I was thoroughly impressed by the NEWater Visitor Centre when we dropped by one hazy Saturday morning. Do make an online appointment if you wish to visit – we forgot, but they very kindly accommodated us when we arrived as they opened at 9am. They were expecting a larger group, but they were late, and the NEWater tour (free!) starts very promptly, so they started the entire tour with just our family! *grateful*
Even as a normal tour (they conduct special tours for preschool groups), it was extremely child-friendly. The initial space we entered was clearly set up to educate children. We experienced going on a River Expedition down the Singapore River in a raft that actually rocks from side to side.
Our whole family really enjoyed the Water Heroes game show – amazing set-up! We wanted to play it again and again to outdo one another.
I particularly enjoyed the information section – it was designed so well, and so much thought and effort had been put into presenting important points in an engaging as well as visually arresting way.
Our knowledgeable and patient guide, who was obviously very passionate about his work, talked us through so much detail. Look at this amazing state of the art museum-quality depiction of how sewage in Singapore is collected and treated!
Next, it was time to enter into the NEWater factory proper. At its entrance was a fascinating floor set up of water sprays with a fancy light display. It wasn’t functioning the day we visited, but the girls had fun peering at the water nonetheless.
As our guide explained the Singapore’s water history, the pride we feel at every national day, wells up again (pun intended). For us, water isn’t just water. It’s a matter of national survival. I just felt so proud and humbled by the fact that we have attained self-sufficiency in water, and that NEWater is our third national tap.
Personally, I didn’t need much convincing about the potable nature of our tap water, and the purity of NEWater. For the record, there is no NEWater mixed into our tap water. NEWater is currently being supplied for industrial and commercial non-potable use in manufacturing process, air-con cooling, process cooling, boilers etc, which still require high-purity water.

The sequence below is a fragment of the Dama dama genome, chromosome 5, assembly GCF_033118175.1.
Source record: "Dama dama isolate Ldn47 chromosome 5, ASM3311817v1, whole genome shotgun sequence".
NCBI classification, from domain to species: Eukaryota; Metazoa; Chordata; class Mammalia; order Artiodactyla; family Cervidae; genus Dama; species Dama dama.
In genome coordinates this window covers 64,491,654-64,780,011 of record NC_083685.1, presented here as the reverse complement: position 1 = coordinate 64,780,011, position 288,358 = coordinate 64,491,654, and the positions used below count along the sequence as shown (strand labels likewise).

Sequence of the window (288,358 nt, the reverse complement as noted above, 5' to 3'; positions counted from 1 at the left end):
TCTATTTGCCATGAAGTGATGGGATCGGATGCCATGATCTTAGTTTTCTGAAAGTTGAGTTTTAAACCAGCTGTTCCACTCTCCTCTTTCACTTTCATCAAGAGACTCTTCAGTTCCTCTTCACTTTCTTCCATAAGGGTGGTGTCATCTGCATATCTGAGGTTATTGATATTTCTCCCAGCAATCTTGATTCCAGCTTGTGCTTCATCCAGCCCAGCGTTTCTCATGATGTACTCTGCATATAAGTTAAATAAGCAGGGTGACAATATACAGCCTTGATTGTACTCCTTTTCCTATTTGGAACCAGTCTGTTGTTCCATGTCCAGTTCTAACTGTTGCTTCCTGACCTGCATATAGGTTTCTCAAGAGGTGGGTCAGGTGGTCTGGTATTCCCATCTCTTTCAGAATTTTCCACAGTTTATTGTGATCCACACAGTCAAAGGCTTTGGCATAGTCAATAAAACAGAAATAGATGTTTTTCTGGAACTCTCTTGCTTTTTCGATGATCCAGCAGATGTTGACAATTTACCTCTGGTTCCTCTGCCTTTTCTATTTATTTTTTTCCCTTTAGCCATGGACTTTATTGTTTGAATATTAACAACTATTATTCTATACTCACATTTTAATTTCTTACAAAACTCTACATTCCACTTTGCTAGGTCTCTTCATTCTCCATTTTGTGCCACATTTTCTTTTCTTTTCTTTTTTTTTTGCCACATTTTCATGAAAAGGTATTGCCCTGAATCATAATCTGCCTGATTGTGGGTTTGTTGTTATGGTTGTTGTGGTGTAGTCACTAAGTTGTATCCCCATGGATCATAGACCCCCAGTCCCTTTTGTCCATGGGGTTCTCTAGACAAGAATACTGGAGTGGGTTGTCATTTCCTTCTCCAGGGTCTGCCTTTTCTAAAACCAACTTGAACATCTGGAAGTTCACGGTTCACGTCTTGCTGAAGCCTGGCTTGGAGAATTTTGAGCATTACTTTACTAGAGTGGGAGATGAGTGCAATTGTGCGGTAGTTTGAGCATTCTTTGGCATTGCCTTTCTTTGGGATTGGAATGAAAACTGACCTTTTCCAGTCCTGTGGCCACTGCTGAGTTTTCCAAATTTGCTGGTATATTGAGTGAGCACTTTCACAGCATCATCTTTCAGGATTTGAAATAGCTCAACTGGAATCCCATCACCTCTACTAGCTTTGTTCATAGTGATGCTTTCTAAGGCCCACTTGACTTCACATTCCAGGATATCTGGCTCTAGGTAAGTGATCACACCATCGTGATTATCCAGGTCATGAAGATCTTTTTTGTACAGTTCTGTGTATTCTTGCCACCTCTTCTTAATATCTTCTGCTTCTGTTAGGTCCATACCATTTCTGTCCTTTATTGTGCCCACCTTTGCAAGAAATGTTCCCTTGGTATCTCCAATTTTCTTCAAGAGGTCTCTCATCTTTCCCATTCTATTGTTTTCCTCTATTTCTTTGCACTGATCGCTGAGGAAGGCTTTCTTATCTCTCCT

Having lived in cities where treated and recycled water is put through the taps time and again, I am not squeamish about drinking NEWater, and wouldn’t fuss if it were added to our domestic water supply. Pure water is pure water from a chemical analysis angle, really. Broken down by photo-spectrometers and the like, they are indistinguishable.
My kids and I drink water straight from the tap at times, although we do keep boiled water. The only impurities from tap water arise from pipe sediments, and even those are usually fine, just extra mineral content? Haha.
The next stage of the tour was interesting, as visitors were asked to imagine themselves as a water molecule, going through the various stages of filtration and purification. Lots of science and chemical engineering involved here (microfiltration membranes! reverse osmosis! stages upon stages!), but we tried to grasp as much as we could. The adults, that is. The kids just ran helter-skelter around.
One of the last stages is Ultraviolet light treatment. A short but sharp blast of ultraviolet light kills whatever remaining miniscule invisible nasties that dare to exist after the other rounds of filtration.
The walkway through the factory was done up so nicely that some overseas visitors ask if this was but a showroom or ‘model’. Our guide laughed – this is the one and only NEWater factory, no money to build a mere model for visitors.
Mind-stretching quotes about the importance of water.
There was one particularly useful analogy from our guide that I now only vaguely recall, so pardon any errors. He said that if we imagined a 0.2 micron impurity speck as a basketball, the various stages progressively filter out tinier particles such that only a ping-pong ball can get through at the end. If you’re interested in the technical terms you can read about it here and here.
The kids had such a great time, that they happily posed with Water Wally at the end. We are fans of the book by Linn Shekinah, which is available at the National Library and a great read to accompany such a visit.
We walked through the basement where we saw this “common standpipe” – a part of our history too.
As the tour ended, our guide kindly gave the girls two goody bags which are usually prepared for larger school groups.
The girls were thrilled, and loved the lanyards as well as a cute shower cap that’s not pictured below – a great reminder to take shorter showers!
If you’re looking for a non-crowded place to visit this school holidays, I strongly recommend this! So comfortable and educational.
Do book ahead online or via telephone at 65467874.
Visitor Centre Opening hours
9am to 5:30pm ( From Tuesdays to Sundays, including public holidays)
Approximately an hour
Koh Sek Lim Road
Nearest MRT Stations : Tanah Merah (Exit B)
Bus Services available : 12, 24, 31 & 38 [be prepared for a very long walk in]